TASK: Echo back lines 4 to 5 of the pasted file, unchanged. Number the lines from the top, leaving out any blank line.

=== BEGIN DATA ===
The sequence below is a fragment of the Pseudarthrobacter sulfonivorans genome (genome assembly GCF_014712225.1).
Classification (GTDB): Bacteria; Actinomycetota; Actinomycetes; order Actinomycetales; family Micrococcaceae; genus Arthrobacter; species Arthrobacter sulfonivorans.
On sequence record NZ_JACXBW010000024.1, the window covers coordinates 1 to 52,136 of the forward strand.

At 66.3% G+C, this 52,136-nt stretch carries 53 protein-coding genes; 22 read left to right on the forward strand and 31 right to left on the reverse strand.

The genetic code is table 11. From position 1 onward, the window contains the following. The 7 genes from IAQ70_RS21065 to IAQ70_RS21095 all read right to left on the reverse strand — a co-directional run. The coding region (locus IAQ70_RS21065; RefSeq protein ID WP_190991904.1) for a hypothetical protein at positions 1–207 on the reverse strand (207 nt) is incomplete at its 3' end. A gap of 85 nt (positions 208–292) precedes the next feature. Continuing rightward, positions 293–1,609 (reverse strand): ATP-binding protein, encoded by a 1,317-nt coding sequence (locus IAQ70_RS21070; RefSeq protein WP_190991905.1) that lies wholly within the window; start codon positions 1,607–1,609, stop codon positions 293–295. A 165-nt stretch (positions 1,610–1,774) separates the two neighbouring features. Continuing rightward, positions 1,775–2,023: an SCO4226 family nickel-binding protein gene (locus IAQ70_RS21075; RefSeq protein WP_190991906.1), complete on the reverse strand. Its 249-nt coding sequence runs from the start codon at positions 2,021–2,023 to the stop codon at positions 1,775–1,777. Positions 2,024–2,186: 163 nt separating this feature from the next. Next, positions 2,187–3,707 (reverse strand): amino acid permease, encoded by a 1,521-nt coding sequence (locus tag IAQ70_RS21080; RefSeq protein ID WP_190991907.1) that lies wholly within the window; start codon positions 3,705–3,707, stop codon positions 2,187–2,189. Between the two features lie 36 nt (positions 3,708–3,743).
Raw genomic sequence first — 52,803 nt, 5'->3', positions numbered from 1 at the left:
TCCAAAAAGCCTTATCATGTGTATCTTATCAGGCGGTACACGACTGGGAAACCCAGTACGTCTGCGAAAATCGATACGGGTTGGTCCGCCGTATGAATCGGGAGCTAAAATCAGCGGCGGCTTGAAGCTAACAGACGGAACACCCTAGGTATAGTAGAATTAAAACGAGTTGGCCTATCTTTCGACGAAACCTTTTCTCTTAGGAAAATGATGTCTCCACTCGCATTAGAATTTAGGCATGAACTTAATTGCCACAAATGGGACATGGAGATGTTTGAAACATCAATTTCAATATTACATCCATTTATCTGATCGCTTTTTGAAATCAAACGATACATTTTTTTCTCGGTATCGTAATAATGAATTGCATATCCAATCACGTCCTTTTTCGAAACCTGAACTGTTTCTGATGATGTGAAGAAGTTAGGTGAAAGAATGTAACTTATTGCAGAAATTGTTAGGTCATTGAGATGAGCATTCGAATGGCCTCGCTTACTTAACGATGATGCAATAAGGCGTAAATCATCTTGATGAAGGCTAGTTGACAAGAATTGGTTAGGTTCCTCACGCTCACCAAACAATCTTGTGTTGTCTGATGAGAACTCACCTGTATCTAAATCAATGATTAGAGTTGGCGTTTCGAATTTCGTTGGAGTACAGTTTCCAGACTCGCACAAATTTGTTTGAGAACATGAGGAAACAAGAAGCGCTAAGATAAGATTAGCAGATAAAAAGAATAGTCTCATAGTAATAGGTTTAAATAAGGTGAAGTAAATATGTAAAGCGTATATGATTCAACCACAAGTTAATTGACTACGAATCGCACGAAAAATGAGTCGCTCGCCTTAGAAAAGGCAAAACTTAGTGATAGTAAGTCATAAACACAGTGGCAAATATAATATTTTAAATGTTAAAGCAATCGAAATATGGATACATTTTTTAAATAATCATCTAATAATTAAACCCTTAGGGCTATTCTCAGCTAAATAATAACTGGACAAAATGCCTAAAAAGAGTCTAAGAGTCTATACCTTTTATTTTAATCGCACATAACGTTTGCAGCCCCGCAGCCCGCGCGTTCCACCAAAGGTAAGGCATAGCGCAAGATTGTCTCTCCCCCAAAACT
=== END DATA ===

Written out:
At 66.3% G+C, this 52,136-nt stretch carries 53 protein-coding genes; 22 read left to right on the forward strand and 31 right to left on the reverse strand.

The genetic code is table 11. From position 1 onward, the window contains the following. The 7 genes from IAQ70_RS21065 to IAQ70_RS21095 all read right to left on the reverse strand — a co-directional run. The coding region (locus IAQ70_RS21065; RefSeq protein ID WP_190991904.1) for a hypothetical protein at positions 1–207 on the reverse strand (207 nt) is incomplete at its 3' end. A gap of 85 nt (positions 208–292) precedes the next feature. Continuing rightward, positions 293–1,609 (reverse strand): ATP-binding protein, encoded by a 1,317-nt coding sequence (locus IAQ70_RS21070; RefSeq protein WP_190991905.1) that lies wholly within the window; start codon positions 1,607–1,609, stop codon positions 293–295. A 165-nt stretch (positions 1,610–1,774) separates the two neighbouring features. Continuing rightward, positions 1,775–2,023: an SCO4226 family nickel-binding protein gene (locus IAQ70_RS21075; RefSeq protein WP_190991906.1), complete on the reverse strand. Its 249-nt coding sequence runs from the start codon at positions 2,021–2,023 to the stop codon at positions 1,775–1,777. Positions 2,024–2,186: 163 nt separating this feature from the next. Next, positions 2,187–3,707 (reverse strand): amino acid permease, encoded by a 1,521-nt coding sequence (locus tag IAQ70_RS21080; RefSeq protein ID WP_190991907.1) that lies wholly within the window; start codon positions 3,705–3,707, stop codon positions 2,187–2,189. Between the two features lie 36 nt (positions 3,708–3,743).